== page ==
Is your past the reason for your conflicts?

Did you know that the root of many conflicts which you may have in the present lies somewhere in the past?

Unless you are able to deal with the past issue and move on with your life, you will keep getting into more and more conflict, eventually ending up with a feeling of victimization.

We either end up playing the ‘victim’ or creating the drama of a ‘villain’.  This somehow keeps confirming to our core believes which we have built over a period of time.  It’s a vicious cycle and if you are caught in it then it’s time you get the heck out with some practice of forgiveness.

Let me explain this a little more.  I had a friend of mine who was going through a troubled marriage.  Everyday used to start and end with unending arguments and they had started to become distant with each other.  The situation had precipitated to such an extent that a split was the only option they felt would help resolve this forever.  Each party claimed to be the ‘victim’ and called the other ‘villain’ of the piece.  Such positions never really help in a conflict.  It’s important that we understand the underlying causes for our reactions in the present.

An evening coffee meetup gave me the opportunity to try and help my friend through this phase and identify what was causing frequent ’emotional explosions’ in her transaction with him.

conflicts avenger

“I don’t think our marriage is going to last, looks like we are heading for a split” she said as tears swelled in her eyes.  I could see that she had over a period of time been suppressing her emotions and was looking to a person to pour that out so that she might feel lighter.  For me, I was not really concerned about the current outburst which is a result of suppression.  I was more concerned in digging deeper to let her come out with the ‘repressed’ emotions.  The difference being that the second type is the one from a long past, which is formed and lying deep underneath and is at the core of all responses of the present.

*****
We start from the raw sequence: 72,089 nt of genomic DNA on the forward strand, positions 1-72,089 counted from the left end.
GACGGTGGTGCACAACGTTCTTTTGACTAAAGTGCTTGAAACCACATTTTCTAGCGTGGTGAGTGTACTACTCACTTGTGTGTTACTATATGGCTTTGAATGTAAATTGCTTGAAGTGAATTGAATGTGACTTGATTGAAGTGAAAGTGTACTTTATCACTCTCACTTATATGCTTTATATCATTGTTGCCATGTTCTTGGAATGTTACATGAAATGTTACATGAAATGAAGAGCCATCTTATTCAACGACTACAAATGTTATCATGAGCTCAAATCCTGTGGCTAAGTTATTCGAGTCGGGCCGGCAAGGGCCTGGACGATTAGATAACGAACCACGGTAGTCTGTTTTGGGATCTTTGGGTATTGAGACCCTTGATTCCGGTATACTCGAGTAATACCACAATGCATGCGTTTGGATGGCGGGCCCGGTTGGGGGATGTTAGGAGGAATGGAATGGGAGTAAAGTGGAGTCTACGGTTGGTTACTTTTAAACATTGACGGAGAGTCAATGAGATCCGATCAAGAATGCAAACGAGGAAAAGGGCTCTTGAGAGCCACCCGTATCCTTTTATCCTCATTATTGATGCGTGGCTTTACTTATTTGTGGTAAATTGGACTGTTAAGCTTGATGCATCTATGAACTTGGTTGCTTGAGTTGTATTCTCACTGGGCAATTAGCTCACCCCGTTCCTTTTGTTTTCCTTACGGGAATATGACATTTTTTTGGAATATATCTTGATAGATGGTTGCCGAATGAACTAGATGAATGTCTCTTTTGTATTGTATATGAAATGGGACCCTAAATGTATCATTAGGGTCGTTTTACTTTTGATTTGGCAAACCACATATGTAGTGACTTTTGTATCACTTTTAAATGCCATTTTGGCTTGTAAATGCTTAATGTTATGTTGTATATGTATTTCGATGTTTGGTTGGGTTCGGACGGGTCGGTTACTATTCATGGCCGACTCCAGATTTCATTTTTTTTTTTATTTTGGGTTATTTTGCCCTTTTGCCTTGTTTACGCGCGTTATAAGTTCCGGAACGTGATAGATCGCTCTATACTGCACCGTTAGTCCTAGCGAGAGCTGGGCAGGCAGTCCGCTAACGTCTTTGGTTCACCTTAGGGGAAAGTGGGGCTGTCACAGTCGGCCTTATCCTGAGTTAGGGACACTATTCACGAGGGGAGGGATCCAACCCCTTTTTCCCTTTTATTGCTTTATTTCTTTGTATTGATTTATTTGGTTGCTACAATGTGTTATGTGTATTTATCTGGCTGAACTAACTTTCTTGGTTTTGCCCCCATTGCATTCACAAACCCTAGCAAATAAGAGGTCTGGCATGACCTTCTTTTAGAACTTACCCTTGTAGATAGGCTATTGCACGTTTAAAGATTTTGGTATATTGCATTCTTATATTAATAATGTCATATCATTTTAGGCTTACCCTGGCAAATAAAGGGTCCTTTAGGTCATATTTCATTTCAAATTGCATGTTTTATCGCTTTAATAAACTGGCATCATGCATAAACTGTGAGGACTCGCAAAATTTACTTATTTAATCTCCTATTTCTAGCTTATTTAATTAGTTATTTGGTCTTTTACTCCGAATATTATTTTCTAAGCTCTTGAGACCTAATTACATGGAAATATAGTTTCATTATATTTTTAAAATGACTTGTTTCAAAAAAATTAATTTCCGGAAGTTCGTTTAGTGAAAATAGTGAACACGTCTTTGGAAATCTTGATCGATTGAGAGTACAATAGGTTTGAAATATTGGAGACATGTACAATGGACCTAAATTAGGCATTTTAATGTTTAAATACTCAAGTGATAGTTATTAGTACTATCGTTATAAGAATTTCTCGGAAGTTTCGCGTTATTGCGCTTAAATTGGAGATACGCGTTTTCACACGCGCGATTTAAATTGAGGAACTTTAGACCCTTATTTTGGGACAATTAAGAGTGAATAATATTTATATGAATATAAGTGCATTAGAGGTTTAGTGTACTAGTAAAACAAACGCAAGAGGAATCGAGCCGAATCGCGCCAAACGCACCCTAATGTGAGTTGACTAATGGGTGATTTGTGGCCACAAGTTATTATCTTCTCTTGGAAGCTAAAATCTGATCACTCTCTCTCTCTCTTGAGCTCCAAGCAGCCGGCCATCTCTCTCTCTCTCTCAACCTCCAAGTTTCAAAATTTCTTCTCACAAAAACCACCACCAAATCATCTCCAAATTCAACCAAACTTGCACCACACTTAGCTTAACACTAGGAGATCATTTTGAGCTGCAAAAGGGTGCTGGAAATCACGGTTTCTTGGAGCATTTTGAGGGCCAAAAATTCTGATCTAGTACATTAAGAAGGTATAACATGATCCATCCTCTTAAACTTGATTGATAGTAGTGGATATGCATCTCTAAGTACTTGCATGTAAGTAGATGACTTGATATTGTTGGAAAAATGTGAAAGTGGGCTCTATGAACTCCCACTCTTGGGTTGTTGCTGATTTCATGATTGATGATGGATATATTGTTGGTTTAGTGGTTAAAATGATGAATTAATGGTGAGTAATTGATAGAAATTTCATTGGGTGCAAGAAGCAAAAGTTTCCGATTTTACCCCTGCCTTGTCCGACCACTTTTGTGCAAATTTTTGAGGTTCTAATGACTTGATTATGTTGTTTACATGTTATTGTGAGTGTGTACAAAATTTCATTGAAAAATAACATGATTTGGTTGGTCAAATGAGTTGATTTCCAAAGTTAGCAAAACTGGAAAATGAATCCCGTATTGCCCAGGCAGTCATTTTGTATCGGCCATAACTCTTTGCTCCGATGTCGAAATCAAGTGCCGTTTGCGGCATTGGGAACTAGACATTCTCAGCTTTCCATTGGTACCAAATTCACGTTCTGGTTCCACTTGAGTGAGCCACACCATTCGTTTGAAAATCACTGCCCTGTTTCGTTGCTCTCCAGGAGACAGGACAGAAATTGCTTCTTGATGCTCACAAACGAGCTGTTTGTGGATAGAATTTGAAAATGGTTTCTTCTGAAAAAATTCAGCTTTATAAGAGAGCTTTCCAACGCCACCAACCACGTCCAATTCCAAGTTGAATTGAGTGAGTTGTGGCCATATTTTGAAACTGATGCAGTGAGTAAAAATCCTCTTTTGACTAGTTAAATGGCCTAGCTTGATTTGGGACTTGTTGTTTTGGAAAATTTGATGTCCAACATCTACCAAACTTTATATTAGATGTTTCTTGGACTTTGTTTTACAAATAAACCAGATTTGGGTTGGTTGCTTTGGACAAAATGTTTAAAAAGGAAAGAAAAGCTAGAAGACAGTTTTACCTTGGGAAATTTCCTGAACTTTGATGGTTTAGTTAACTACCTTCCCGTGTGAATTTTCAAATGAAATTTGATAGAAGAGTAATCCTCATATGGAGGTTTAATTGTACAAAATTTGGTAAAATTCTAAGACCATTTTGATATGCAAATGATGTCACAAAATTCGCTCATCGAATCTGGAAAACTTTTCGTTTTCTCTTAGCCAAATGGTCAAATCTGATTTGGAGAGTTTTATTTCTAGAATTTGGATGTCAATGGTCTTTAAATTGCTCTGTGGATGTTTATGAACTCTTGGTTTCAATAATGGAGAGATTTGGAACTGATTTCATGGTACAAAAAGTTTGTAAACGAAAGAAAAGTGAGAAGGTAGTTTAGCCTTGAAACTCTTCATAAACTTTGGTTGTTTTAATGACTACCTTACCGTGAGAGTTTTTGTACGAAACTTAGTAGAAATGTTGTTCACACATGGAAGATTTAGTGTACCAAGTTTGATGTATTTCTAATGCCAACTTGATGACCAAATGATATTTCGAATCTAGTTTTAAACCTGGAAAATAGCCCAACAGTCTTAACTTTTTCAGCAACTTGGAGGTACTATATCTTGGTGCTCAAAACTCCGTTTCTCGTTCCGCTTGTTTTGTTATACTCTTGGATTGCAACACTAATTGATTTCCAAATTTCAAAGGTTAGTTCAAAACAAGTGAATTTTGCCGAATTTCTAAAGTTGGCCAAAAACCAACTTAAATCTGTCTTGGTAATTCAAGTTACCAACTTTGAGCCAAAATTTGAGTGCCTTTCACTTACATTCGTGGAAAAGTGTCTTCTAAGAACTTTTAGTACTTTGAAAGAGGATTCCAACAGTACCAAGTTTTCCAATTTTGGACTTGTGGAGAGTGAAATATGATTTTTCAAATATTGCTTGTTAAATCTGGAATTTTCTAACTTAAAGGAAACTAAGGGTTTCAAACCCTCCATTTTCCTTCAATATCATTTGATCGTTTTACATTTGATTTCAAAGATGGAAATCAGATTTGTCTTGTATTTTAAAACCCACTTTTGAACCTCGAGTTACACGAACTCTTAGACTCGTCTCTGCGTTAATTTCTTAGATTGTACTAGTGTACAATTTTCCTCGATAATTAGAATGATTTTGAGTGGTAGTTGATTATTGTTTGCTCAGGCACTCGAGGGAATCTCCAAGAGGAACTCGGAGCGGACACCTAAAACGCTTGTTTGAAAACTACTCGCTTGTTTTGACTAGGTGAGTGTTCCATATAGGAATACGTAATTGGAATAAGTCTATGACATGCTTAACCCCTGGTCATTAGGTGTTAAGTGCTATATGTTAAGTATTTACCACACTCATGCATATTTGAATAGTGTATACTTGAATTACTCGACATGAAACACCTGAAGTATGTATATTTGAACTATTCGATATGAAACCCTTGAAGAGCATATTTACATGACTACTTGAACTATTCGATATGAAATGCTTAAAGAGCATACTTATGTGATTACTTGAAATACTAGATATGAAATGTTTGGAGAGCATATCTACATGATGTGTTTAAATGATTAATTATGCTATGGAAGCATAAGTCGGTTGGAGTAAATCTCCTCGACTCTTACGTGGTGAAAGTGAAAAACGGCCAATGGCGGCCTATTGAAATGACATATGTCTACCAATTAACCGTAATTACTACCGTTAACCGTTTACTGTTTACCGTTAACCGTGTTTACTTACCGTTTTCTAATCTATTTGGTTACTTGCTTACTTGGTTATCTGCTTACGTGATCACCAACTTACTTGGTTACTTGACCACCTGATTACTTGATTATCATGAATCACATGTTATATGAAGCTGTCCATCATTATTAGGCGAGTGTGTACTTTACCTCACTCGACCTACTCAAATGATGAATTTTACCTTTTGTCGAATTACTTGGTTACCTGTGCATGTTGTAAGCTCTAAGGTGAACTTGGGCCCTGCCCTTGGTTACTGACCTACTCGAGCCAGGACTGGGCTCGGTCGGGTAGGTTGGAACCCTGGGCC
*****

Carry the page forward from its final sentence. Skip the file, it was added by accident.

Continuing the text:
“Tell me more, I urged”.  You know, he doesn’t love me anymore and has been paying attention to other ladies.  He no longer seems to be attracted to me.  I think he has had enough of me.  I knew she was playing the ‘victim’ here and wanted to know more as to what led her to believe this was happening to her.

I had known her husband for over 15 years and saw that he was caring, helpful and a great support for the family.  I didn’t want to jump to any conclusion based on what she was telling me.  I however didn’t want to give her an instant solution or strategy to work around this, lest she feel that I am biased and am no different from her husband.

Tell me more I prodded.  “You know he is so obsessed with his daughter that it’s always about her, he has no time for me anymore” she said gritting her teeth as she banged the coffee cup on the table.  It befuddled me, as even I wondered, what would make a mom so angry that her daughter is getting so much attention from dad?

“It’s like I don’t have space in his mind anymore.  I think he is distancing himself from me and doing this deliberately”.

I thought it was a great opportunity to mine deep.  “You use the word deliberately.  From where did you get this idea?”  I asked.

“Oh! I know this game.  My Dad always used to do this to me.  He used to distance me and give attention to my sis whenever he wanted to communicate his anger towards me and teach me a lesson.  I was at the receiving end of such treatment and I can sense it if someone does it to me” she said.

“Was your Dad always distant from you? And are you saying he didn’t love you enough as he did your sis?” I asked.